Further to our blog about measures announced by the Government to protect commercial tenants from “aggressive” rent collection strategies, the Government subsequently confirmed that the restrictions will apply (unless extended) from:
- 27 April 2020 to 30 June 2020 for presentation of winding-up petitions; and
- 1 March 2020 to 30 June 2020 for statutory demands.
However, the legislation to implement these temporary measures is not yet in force and therefore making the decision about whether to present a petition is difficult because (as discussed in more detail in our previous blog) there are a number of uncertainties:
- The restriction applies where the reason for non-payment is COVID-19 related, but we do not know who has to show that the reason for non-payment is COVID-19 related. Is it the petitioning creditor or the debtor? If it is the petitioning creditor will they even have access to this information?
- At what stage will an assessment be made, as to whether the reason for non-payment is COVID-19 related and how? What will the costs implications be?
- Do the restrictions apply to all petitions or just those presented by a landlord?
While the announcement was pitched at preventing aggressive landlords it also refers to “all companies”, suggesting that the restrictions could apply to all petitions where non-payment is COVID-19 related.
In the recent case of Short Gardens LLB v London Borough of Camden Council Snowden J said, about the press statement:
I anticipate that the prohibitions are not intended to extend to ….. petitions which are not based upon arrears of rent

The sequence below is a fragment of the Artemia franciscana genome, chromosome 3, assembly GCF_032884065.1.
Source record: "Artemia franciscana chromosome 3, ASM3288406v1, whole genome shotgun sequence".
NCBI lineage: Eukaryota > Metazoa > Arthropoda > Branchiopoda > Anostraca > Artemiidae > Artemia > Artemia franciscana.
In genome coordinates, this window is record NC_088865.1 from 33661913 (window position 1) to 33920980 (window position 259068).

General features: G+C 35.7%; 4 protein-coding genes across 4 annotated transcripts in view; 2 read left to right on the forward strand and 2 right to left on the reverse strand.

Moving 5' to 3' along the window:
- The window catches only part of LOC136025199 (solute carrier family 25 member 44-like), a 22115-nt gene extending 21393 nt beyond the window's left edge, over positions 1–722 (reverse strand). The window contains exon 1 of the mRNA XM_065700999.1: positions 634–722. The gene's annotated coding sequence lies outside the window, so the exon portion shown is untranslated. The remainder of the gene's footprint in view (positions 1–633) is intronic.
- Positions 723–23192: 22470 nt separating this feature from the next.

However the position is far from clear and will only be clarified when legislation is published.
In the meantime a company (who is not a landlord) wishing to present a petition takes a risk if the reason for non-payment of the petition debt is COVID-19. The petition may be void, and if it is, who pays the costs?
Other Options for Landlords
While it appears the restrictions may prevent any petitions from being presented where non-payment is as a result of COVID-19, landlords are particularly affected given the pressure on retail at the moment. If a landlord cannot forfeit or present a winding up petition there are still a handful of options:
- Did the tenant provide a guarantee? Can the landlord enforce that?
- Did the tenant provide a rent deposit?
- Is a creditor’s administration petition a possibility?
- Landlords may still be able to use commercial rent arrears recovery (CRAR)
The amendments to the CRAR regime means that landlords cannot use CRAR unless there is an “amount equal to 90 days’ rent” overdue. Given that under most leases rent is due quarterly, there will be 90 days’+ rent overdue if one quarter is missed. As such CRAR may still be a viable option for many.